You may not be the first person to know that you have a hearing loss. Hearing loss is typically very gradual – it is almost impossible to notice changes in your hearing health. In the meantime, you might make unconscious adjustments that will help you hear, such as raising the volume on the TV. And you might not know that any of the sounds around you are missing.
A family member will likely be the first to notice your hearing loss. When they remark you don’t often hear the stove beeping or that you cannot hear it from another room when they call you, take it seriously.
Depending on your hearing health, there are two main ways hearing professionals use your hearing test:
- To set up a baseline: It’s important to stress that a hearing test which doesn’t find hearing loss is not a waste of time. To recognize when hearing loss becomes a problem, even younger adults will benefit from a hearing test. Updating your baseline measurement regularly is essential, and your age determines how often you need to get that test.
- To track the progression of hearing loss: Hearing loss doesn’t stay still – it evolves, so we will want to keep track of your ability to hear over time. For general record-keeping of your condition, hearing loss progression tests are used. If the test shows a considerable change from your initial hearing aid prescription, your hearing aid will need reprogramming. They also clarify to a hearing specialist whether a particular set of hearing aids will better serve you.
How often should you check your hearing?
Newborns and school-age children have their hearing tested during health screenings. But for adults, there are few opportunities for routine screening. So how much you should be screened for your hearing depends on a few variables, including age, occupation, and your current degree of hearing loss.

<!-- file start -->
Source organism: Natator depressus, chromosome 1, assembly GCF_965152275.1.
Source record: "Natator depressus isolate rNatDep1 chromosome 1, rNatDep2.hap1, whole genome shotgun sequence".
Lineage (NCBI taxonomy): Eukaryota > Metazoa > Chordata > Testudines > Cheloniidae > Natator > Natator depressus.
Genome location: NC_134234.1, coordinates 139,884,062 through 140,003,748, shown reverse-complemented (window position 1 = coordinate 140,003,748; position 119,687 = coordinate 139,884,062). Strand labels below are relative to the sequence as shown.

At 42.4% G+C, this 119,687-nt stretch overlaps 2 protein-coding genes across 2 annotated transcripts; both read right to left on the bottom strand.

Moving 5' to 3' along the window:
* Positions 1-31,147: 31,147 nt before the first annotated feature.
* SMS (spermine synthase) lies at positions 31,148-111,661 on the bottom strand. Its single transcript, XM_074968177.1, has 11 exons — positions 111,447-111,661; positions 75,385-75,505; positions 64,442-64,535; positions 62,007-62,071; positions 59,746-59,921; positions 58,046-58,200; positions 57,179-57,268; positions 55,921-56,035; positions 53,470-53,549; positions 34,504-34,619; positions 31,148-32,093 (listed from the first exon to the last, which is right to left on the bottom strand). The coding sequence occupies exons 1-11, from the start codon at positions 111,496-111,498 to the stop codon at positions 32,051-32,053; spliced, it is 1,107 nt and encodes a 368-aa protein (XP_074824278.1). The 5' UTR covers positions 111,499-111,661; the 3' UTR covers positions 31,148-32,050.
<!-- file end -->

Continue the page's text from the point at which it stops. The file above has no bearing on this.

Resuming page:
- Those 18-40 years of age: Adults between the ages of 18-40 should have their hearing checked every 3-5 years, according to the American Speech-Language-Hearing Association (ASHA) guidelines. This is ideal for those who have no hearing loss signs and are not frequently exposed to excessive noise.
- Those 60 years and older: With age, the risk of experiencing age-related hearing loss, also referred to as presbycusis, rises. Experts suggest that individuals in this age group have their hearing checked annually.
- Those who are regularly exposed to loud noise: Another common cause of hearing loss is consistent (or one-time) exposure to loud noise. The workplace and the frequent use of personal audio devices are common ways individuals can expose themselves to harmful noise levels. People who work or spend time in extreme noise environments should also have their hearing checked every year due to this significantly increased hearing loss risk.
What about those who already have hearing loss?
People who have already been diagnosed and treated for hearing loss should still check their hearing every year. The ability to hear will change over time, so it is essential to assess your hearing needs regularly.
You should also undergo regular hearing checks if you have hearing loss and are currently wearing hearing aids. You don’t stop going for eye tests if you’ve been prescribed a pair of glasses, and it’s the same for your hearing health. We suggest that wearers with hearing aids have a hearing test annually.
If there are any changes to your hearing condition, you’ll be able to get a hearing professional to reprogram your device. They may even recommend a new type – many of the more discreet hearing aids are only equipped to serve those with mild to moderate hearing loss. If your hearing loss progresses to a severe level, a Behind-the-ear hearing aid might be in order.
Are hearing tests painful?
Hearing checks are non-invasive and painless. Most occur in a soundproof room or enclosure built to keep out any other noises (such as the heater, air conditioner, or office setting) that can influence your hearing test scores. You will be required to wear headphones or soft earplugs attached to a machine with wires called an audiometer to perform the test.
If you’ve never had a hearing test at all, then take this opportunity to make an appointment to learn about your baseline hearing level. To make an appointment, contact us today!